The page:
When I was young, my family took many trips to Lanesboro to bike the Root River State Trail, but as my sister and I got older, our busy lives kept us from returning.
So when my sister accepted a new job as a nurse, we decided to celebrate with a trip to our old haunts along the Root River Valley. The 42-mile trail offers some of the most stunning views in southeastern Minnesota, including wildflower fields and limestone bluffs overflowing with trees.
Friday Evening: A Ride Down Memory Lanesboro
As kids, we camped with our parents in Lanesboro’s Sylvan Park, learning to fish in the park’s well-stocked ponds. When we rolled into town Friday evening, we drove around the park, the tennis courts and the fishing ponds. My sister pointed out the Lanesboro Dam and reminded me of when we tried to “free” my dad’s bait minnows into the falls.
We unpacked our bags before walking to Pedal Pushers Café for Norwegian meatballs and a hearty chef salad. That night, we tucked ourselves under quilts made by the area’s legendary Amish craftswomen.
Saturday: Biking to Aroma Pie Shoppe
On Saturday morning, we walked to the Lanesboro Pastry Shoppe for hash browns and fried eggs, then picked up our rental bikes at Little River General Store.
We started biking down the Scenic Downtown Pathway and headed out for the 28-mile round trip from Lanesboro to Peterson and back. We biked along the lively Root River through Bluff Country’s rich natural beauty, craggy outcroppings and prairies sprinkled with goldenrod.
After 30 minutes, we arrived in Whalan, where a local icon awaited. Housed in a small, yellow-sided building, the Aroma Pie Shoppe has a perpetual line out front. As we waited, we argued over what flavors to split. Aroma sells pies rapidly, so we had to figure out our top choices: chocolate cashew, strawberry rhubarb, and my personal favorite, sour cream lemon.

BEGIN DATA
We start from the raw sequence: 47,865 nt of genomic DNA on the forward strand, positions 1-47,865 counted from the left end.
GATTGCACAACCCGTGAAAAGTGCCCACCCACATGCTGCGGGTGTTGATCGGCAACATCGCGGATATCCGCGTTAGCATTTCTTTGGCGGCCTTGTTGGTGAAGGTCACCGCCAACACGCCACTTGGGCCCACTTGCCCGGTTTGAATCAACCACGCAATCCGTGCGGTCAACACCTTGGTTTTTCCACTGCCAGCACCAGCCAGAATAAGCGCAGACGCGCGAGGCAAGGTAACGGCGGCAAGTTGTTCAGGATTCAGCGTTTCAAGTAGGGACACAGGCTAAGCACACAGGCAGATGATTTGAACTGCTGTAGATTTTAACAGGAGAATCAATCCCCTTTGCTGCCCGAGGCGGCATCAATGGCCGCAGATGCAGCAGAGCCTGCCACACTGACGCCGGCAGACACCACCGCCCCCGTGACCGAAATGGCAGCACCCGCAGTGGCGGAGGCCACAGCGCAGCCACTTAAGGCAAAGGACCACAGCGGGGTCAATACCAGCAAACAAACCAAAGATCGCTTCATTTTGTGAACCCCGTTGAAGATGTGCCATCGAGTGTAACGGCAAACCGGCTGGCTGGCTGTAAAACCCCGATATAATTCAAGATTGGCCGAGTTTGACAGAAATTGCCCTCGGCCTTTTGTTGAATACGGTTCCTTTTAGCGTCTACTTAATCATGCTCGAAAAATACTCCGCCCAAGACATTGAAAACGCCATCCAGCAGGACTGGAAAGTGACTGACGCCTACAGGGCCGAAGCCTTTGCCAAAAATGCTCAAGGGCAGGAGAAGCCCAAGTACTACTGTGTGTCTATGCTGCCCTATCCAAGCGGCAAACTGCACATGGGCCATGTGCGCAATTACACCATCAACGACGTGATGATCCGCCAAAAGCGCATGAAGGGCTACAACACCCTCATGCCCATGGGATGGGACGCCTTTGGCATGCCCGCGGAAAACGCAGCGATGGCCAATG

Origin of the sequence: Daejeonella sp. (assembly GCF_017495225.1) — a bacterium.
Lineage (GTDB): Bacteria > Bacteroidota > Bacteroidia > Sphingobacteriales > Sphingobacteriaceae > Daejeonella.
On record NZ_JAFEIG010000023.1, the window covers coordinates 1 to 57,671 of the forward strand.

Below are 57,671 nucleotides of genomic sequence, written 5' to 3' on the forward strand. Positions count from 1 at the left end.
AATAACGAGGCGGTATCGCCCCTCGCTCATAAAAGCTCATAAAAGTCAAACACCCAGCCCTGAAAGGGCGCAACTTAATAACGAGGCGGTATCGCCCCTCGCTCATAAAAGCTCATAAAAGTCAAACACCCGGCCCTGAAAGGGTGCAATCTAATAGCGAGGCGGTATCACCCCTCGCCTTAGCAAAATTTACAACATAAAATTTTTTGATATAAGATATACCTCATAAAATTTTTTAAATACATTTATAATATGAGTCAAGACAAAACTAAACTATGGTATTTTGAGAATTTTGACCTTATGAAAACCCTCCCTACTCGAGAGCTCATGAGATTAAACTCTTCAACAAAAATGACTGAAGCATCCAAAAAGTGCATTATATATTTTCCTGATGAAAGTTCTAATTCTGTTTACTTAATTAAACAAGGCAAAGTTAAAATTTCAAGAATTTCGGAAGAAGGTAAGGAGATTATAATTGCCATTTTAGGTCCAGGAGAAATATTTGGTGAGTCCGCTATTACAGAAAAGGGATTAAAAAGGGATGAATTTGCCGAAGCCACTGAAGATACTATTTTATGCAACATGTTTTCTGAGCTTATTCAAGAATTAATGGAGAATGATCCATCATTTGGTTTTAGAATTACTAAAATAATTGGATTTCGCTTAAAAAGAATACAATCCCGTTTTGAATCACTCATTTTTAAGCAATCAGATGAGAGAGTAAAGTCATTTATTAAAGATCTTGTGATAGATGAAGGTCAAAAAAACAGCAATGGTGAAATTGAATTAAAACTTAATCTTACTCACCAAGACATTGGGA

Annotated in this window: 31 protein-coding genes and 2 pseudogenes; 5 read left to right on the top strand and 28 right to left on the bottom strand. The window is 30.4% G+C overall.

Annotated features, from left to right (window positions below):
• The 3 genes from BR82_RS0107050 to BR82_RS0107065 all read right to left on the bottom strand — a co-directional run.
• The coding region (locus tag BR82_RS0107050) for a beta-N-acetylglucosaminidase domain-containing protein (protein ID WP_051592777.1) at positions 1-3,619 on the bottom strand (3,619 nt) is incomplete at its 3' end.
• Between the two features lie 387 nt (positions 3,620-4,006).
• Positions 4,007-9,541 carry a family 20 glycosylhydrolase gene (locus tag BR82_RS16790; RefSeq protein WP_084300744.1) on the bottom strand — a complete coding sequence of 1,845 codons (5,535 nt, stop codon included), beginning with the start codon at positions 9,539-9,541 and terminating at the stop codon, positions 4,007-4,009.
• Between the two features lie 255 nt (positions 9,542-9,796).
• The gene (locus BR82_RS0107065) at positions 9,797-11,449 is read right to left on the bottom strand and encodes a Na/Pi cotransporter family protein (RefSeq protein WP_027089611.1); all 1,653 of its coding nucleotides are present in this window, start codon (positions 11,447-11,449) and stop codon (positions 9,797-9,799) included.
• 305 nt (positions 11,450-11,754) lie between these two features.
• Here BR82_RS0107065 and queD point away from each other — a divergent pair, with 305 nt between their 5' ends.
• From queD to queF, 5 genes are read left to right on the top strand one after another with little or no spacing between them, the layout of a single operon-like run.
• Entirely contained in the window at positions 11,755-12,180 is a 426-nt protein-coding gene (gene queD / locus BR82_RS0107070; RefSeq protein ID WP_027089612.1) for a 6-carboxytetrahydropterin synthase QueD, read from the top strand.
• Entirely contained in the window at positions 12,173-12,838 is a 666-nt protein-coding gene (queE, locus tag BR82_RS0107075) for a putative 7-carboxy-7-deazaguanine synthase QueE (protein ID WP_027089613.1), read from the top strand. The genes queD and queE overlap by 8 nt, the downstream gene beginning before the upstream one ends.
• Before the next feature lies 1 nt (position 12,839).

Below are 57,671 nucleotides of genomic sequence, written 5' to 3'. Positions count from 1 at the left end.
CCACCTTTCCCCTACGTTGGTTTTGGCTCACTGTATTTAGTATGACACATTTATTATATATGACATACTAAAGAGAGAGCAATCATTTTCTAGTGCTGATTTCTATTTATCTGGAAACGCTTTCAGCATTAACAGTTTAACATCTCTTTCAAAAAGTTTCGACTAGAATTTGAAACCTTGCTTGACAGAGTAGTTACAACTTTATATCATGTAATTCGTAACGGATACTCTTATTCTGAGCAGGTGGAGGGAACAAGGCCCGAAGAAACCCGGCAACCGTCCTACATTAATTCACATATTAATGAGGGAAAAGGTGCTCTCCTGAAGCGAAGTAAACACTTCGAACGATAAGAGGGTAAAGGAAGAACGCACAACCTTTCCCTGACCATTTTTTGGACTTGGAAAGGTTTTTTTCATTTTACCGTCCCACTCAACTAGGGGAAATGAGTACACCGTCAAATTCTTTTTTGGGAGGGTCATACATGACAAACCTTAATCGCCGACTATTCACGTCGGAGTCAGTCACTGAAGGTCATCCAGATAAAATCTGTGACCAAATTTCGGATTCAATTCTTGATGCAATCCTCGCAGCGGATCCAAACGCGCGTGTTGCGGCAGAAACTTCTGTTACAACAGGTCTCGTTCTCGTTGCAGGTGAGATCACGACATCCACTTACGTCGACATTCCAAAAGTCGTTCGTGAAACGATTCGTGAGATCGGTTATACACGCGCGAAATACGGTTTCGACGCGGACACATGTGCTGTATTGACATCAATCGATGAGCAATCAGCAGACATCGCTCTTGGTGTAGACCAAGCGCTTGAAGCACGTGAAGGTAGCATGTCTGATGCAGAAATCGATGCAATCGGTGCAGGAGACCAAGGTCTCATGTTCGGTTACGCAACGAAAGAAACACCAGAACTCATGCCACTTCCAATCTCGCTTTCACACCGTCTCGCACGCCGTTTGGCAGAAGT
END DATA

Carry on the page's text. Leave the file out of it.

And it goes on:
After a couple slices of pie, we continued to Peterson, where we stopped at the Station Museum and ate burgers and fries at Burdey’s Café. As we biked back, the sky grew darker over the bluffs and a flock of wild turkeys strutted across the trail. We back arrived in Lanesboro just in time to catch the sunset from Sylvan Park.
Sunday: Fishing & Exploring in Historic Forestville
On Sunday morning, we packed up the car and drove to Historic Forestville, with fishing rods our father (an avid fisherman) had insisted we bring. We spent the afternoon fishing and exploring the town, established in 1853 when settlers from England, Ireland, Germany and Holland arrived. Forestville’s well-preserved buildings make it feel like you’re stepping into the 1800s.
With the quiet of the day, we reflected on our first camping trip so many years ago and how much we both still loved this part of Minnesota. Even after so much time, there’s still new beauty (and new pie flavors) to find.
More to See & Do
In nearby Harmony, visit the Amish Farmers Market on Saturdays from May to October. The baked goods, quilts, and baskets make for excellent, handcrafted gifts, and there are Amish tours of the town available too.
The Root River is also great for kayaking and canoeing. Historic Forestville is a great place to start, and you can take out in Preston (five-hour trip, approximately). While you’re in Forestville, you’ll also want to see Mystery Cave.
Zoey Cole is a reader and writer from Southeast Minnesota. She works in book publishing, and enjoys Midwest summers and cross-country skiing.
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